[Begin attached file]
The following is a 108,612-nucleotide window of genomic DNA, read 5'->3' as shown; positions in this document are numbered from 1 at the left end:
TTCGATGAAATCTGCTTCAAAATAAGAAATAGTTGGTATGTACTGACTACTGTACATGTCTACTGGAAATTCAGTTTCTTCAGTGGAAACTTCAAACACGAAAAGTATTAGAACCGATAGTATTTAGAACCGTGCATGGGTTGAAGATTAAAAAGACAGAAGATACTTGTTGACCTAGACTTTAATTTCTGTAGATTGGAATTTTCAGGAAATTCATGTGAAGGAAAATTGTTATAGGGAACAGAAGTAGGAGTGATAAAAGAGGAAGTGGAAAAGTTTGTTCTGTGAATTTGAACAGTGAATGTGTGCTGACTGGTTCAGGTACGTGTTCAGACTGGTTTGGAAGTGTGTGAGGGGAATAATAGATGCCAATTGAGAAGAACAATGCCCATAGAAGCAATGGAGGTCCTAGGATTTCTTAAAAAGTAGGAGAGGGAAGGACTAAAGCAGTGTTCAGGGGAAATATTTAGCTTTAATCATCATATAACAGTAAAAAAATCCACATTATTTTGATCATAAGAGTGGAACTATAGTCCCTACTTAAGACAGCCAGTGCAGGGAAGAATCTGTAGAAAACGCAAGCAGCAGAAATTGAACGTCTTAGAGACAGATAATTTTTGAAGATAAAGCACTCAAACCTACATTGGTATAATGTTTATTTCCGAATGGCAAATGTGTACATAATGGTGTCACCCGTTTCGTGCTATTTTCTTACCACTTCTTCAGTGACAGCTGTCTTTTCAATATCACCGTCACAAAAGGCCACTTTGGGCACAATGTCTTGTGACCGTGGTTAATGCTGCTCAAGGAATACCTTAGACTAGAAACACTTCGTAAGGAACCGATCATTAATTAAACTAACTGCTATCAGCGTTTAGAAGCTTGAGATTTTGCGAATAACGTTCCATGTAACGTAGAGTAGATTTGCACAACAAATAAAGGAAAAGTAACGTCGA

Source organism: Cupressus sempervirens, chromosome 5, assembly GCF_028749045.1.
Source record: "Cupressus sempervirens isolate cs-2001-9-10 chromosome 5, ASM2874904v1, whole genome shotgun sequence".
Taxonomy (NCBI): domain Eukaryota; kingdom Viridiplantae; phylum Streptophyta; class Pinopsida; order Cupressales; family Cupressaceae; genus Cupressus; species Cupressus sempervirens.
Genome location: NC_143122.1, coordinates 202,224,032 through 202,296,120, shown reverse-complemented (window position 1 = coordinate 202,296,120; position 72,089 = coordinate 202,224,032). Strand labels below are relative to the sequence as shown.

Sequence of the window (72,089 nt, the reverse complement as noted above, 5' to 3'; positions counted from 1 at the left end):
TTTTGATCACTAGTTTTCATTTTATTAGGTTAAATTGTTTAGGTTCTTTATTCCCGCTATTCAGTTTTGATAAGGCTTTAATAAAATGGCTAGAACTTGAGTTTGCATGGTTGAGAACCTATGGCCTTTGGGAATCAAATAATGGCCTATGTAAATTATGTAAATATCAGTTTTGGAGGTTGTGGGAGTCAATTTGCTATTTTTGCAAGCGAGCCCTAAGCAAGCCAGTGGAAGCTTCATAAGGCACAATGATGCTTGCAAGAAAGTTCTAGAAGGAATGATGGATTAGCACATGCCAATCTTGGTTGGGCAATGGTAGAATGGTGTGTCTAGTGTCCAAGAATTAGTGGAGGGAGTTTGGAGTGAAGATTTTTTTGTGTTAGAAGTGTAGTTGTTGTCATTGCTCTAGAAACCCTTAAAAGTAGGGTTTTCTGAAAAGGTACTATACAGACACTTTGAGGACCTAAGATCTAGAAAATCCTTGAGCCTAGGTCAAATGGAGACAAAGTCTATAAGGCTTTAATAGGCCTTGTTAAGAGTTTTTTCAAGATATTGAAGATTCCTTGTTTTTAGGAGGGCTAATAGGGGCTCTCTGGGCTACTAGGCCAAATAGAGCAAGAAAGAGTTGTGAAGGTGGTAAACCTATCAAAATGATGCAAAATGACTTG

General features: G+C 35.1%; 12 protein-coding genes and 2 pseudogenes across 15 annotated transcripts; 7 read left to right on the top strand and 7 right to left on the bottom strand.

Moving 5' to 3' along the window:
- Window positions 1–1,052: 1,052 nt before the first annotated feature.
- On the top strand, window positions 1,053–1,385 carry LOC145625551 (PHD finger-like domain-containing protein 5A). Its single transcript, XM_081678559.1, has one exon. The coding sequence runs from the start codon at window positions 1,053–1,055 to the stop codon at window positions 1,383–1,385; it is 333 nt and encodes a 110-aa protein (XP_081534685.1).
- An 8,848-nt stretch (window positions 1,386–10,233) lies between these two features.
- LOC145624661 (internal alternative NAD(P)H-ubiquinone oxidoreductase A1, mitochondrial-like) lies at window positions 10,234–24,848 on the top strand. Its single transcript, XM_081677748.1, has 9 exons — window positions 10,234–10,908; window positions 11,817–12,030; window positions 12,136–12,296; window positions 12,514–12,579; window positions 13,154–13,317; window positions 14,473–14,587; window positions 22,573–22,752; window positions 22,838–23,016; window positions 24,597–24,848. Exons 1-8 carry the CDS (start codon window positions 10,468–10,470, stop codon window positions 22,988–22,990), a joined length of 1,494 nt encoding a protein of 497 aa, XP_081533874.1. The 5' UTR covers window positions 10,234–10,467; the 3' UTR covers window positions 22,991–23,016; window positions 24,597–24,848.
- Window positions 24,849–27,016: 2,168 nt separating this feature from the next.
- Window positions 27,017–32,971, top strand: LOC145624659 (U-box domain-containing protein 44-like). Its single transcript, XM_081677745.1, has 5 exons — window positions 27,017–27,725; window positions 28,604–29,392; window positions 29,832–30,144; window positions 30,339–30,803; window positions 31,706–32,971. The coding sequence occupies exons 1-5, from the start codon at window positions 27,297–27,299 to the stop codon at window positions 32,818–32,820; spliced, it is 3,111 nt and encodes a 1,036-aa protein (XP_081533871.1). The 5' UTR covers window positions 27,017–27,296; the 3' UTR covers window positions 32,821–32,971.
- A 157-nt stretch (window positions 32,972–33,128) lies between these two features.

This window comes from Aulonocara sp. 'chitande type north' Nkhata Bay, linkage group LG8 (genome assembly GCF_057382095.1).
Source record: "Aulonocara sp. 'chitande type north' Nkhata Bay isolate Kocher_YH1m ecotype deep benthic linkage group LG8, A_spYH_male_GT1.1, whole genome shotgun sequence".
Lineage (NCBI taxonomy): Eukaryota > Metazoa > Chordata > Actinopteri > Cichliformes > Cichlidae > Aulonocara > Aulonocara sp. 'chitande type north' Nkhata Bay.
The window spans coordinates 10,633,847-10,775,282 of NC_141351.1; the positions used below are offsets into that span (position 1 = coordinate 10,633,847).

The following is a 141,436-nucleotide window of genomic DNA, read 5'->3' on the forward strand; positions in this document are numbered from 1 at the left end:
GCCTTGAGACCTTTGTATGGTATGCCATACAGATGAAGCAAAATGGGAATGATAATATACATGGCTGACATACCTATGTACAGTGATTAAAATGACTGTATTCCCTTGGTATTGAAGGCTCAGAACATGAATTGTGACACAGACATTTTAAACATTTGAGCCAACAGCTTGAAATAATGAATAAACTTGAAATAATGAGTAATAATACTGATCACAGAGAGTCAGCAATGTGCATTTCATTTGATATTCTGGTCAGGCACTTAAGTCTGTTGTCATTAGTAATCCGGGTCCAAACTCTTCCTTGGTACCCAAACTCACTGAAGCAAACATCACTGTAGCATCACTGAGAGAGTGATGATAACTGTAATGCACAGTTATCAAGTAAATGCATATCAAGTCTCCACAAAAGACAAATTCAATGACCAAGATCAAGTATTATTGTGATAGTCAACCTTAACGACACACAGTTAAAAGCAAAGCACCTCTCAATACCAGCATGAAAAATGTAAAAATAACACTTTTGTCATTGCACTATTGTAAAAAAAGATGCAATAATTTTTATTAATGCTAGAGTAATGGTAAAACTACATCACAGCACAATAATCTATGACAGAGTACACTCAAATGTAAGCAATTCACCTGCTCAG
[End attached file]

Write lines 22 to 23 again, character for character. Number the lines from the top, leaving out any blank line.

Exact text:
The following is a 141,436-nucleotide window of genomic DNA, read 5'->3' on the forward strand; positions in this document are numbered from 1 at the left end:
GCCTTGAGACCTTTGTATGGTATGCCATACAGATGAAGCAAAATGGGAATGATAATATACATGGCTGACATACCTATGTACAGTGATTAAAATGACTGTATTCCCTTGGTATTGAAGGCTCAGAACATGAATTGTGACACAGACATTTTAAACATTTGAGCCAACAGCTTGAAATAATGAATAAACTTGAAATAATGAGTAATAATACTGATCACAGAGAGTCAGCAATGTGCATTTCATTTGATATTCTGGTCAGGCACTTAAGTCTGTTGTCATTAGTAATCCGGGTCCAAACTCTTCCTTGGTACCCAAACTCACTGAAGCAAACATCACTGTAGCATCACTGAGAGAGTGATGATAACTGTAATGCACAGTTATCAAGTAAATGCATATCAAGTCTCCACAAAAGACAAATTCAATGACCAAGATCAAGTATTATTGTGATAGTCAACCTTAACGACACACAGTTAAAAGCAAAGCACCTCTCAATACCAGCATGAAAAATGTAAAAATAACACTTTTGTCATTGCACTATTGTAAAAAAAGATGCAATAATTTTTATTAATGCTAGAGTAATGGTAAAACTACATCACAGCACAATAATCTATGACAGAGTACACTCAAATGTAAGCAATTCACCTGCTCAG